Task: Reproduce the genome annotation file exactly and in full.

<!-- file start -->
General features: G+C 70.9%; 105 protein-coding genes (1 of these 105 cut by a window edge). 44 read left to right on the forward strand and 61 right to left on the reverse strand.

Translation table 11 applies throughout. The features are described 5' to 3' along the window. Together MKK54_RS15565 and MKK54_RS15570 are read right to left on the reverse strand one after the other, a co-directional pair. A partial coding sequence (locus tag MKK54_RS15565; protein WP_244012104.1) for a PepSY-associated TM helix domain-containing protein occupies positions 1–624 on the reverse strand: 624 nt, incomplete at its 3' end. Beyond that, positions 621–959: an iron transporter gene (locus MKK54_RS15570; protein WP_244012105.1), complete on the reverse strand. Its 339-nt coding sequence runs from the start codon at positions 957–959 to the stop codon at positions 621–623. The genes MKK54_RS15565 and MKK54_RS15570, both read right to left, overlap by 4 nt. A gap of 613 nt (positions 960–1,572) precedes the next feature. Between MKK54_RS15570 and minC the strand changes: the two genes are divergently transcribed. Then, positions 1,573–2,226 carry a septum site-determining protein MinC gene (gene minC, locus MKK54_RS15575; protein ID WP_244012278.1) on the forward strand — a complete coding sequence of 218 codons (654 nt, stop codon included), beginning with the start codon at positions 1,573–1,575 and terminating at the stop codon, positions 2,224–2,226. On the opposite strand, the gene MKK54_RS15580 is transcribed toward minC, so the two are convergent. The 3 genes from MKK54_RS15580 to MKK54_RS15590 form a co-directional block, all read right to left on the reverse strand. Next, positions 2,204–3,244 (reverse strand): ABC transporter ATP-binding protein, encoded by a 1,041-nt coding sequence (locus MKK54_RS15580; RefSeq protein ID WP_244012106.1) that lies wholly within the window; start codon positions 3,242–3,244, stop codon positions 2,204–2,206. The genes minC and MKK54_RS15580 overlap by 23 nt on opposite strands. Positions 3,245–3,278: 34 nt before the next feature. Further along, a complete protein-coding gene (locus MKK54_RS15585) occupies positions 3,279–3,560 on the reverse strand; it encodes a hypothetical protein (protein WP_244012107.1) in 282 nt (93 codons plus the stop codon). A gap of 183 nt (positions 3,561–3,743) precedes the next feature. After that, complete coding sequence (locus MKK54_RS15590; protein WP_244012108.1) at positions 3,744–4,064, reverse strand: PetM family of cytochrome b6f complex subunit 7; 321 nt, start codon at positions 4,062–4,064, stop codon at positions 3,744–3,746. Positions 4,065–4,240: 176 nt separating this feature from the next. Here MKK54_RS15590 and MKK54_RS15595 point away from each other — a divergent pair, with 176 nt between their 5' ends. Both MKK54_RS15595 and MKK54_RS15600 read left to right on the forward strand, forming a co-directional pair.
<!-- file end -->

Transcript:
General features: G+C 70.9%; 105 protein-coding genes (1 of these 105 cut by a window edge). 44 read left to right on the forward strand and 61 right to left on the reverse strand.

Translation table 11 applies throughout. The features are described 5' to 3' along the window. Together MKK54_RS15565 and MKK54_RS15570 are read right to left on the reverse strand one after the other, a co-directional pair. A partial coding sequence (locus tag MKK54_RS15565; protein WP_244012104.1) for a PepSY-associated TM helix domain-containing protein occupies positions 1–624 on the reverse strand: 624 nt, incomplete at its 3' end. Beyond that, positions 621–959: an iron transporter gene (locus MKK54_RS15570; protein WP_244012105.1), complete on the reverse strand. Its 339-nt coding sequence runs from the start codon at positions 957–959 to the stop codon at positions 621–623. The genes MKK54_RS15565 and MKK54_RS15570, both read right to left, overlap by 4 nt. A gap of 613 nt (positions 960–1,572) precedes the next feature. Between MKK54_RS15570 and minC the strand changes: the two genes are divergently transcribed. Then, positions 1,573–2,226 carry a septum site-determining protein MinC gene (gene minC, locus MKK54_RS15575; protein ID WP_244012278.1) on the forward strand — a complete coding sequence of 218 codons (654 nt, stop codon included), beginning with the start codon at positions 1,573–1,575 and terminating at the stop codon, positions 2,224–2,226. On the opposite strand, the gene MKK54_RS15580 is transcribed toward minC, so the two are convergent. The 3 genes from MKK54_RS15580 to MKK54_RS15590 form a co-directional block, all read right to left on the reverse strand. Next, positions 2,204–3,244 (reverse strand): ABC transporter ATP-binding protein, encoded by a 1,041-nt coding sequence (locus MKK54_RS15580; RefSeq protein ID WP_244012106.1) that lies wholly within the window; start codon positions 3,242–3,244, stop codon positions 2,204–2,206. The genes minC and MKK54_RS15580 overlap by 23 nt on opposite strands. Positions 3,245–3,278: 34 nt before the next feature. Further along, a complete protein-coding gene (locus MKK54_RS15585) occupies positions 3,279–3,560 on the reverse strand; it encodes a hypothetical protein (protein WP_244012107.1) in 282 nt (93 codons plus the stop codon). A gap of 183 nt (positions 3,561–3,743) precedes the next feature. After that, complete coding sequence (locus MKK54_RS15590; protein WP_244012108.1) at positions 3,744–4,064, reverse strand: PetM family of cytochrome b6f complex subunit 7; 321 nt, start codon at positions 4,062–4,064, stop codon at positions 3,744–3,746. Positions 4,065–4,240: 176 nt separating this feature from the next. Here MKK54_RS15590 and MKK54_RS15595 point away from each other — a divergent pair, with 176 nt between their 5' ends. Both MKK54_RS15595 and MKK54_RS15600 read left to right on the forward strand, forming a co-directional pair.